Submitted to: Apidologie
Publication Type: Peer Reviewed Journal
Publication Acceptance Date: September 1, 2003
Publication Date: September 1, 2003
Citation: Pettis, J.S. 2003. A scientific note on varroa destructor resistance to coumaphos in the united states.. Apidologie. 2003 35:91-92. Interpretive Summary: The honey bee is the major pollinator of many agricultural crops in the U.S., and the beekeeping industry has only a limited number of chemicals to protect honey bees from a destructive parasitic mite. Scientists at the Bee Research Laboratory in Beltsville have developed a field technique to determine whether or not parasitic mites are resistant to chemical treatment. This information will be used by state regulatory personnel to monitor chemical resistance and thereby offer alternative methods of control.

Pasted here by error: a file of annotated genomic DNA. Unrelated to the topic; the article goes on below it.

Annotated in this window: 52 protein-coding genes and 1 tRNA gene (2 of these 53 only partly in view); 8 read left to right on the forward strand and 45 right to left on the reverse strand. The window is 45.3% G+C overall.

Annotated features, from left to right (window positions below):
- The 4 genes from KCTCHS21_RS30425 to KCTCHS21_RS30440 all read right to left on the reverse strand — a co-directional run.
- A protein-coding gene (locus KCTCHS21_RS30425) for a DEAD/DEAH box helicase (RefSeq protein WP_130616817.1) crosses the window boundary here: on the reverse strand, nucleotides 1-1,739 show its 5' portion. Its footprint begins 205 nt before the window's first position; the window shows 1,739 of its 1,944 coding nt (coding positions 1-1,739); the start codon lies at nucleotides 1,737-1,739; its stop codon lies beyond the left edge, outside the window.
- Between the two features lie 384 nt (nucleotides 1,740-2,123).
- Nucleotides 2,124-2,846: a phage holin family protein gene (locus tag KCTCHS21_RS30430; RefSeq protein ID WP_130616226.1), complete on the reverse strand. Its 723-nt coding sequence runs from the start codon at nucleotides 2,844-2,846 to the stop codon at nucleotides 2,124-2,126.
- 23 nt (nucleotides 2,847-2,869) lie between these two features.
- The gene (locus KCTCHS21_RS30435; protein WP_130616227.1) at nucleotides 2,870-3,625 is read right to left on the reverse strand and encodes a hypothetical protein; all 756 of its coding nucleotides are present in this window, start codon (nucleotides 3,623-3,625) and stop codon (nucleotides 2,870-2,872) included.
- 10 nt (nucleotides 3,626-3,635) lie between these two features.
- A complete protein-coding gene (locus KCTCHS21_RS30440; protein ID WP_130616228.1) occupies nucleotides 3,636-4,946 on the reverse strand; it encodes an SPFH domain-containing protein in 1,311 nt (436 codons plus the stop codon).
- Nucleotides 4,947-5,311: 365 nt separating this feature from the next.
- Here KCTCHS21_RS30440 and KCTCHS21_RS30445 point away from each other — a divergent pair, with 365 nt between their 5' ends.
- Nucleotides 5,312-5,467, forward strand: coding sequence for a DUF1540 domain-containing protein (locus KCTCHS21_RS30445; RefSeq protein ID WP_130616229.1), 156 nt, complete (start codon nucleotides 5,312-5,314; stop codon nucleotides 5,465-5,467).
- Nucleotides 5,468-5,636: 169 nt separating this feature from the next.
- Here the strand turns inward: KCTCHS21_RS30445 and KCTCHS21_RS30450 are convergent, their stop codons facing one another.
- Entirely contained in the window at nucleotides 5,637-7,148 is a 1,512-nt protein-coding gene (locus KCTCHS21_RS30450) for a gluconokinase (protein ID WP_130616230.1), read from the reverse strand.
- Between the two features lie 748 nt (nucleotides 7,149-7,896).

Technical Abstract: The beekeeping industry has limited products to control the parasitic mite Varroa destructor. Varroa resistance to fluvalinate in Italy in 1995 was followed in 1998 by fluvalinate resistant Varroa in the United States. In response to the loss in effectiveness of fluvalinate, the United States Environmental Protection Agency granted CheckMite+, a slow release strip form of coumaphos, a section 18 "Emergency Use" permit in 1998. In the fall of 2001, a commercial beekeeper in who moves bee colonies from Florida to Maine complained of high Varroa populations following treatment of his colonies with CheckMite+. To determine if acaricide resistance was involved, experiments were conducted on mite populations in Maine and Florida and compared with mite populations in Maryland using a field assay originally developed to detect fluvalinate resistance that was modified to detect coumaphos resistance. The assay indicated only 13% mortality of the mites in Maine while mites in Maryland exhibited 80-100% mortality and the mite mortality in two Florida apiaries were 6.8% and 80%. The appearance of mites resistant to coumaphos, the active ingredient in CheckMite+, in only three years of use is disturbing in light of the limited control alternatives. The current study documents high levels of mite resistance in Florida and Maine. The U.S. currently has Varroa populations that are resistant to fluvalinate and coumaphos and few mite control alternatives are on the horizon. Identification of resistant mites and rotation of control products is needed to limit the spread of resistant mites.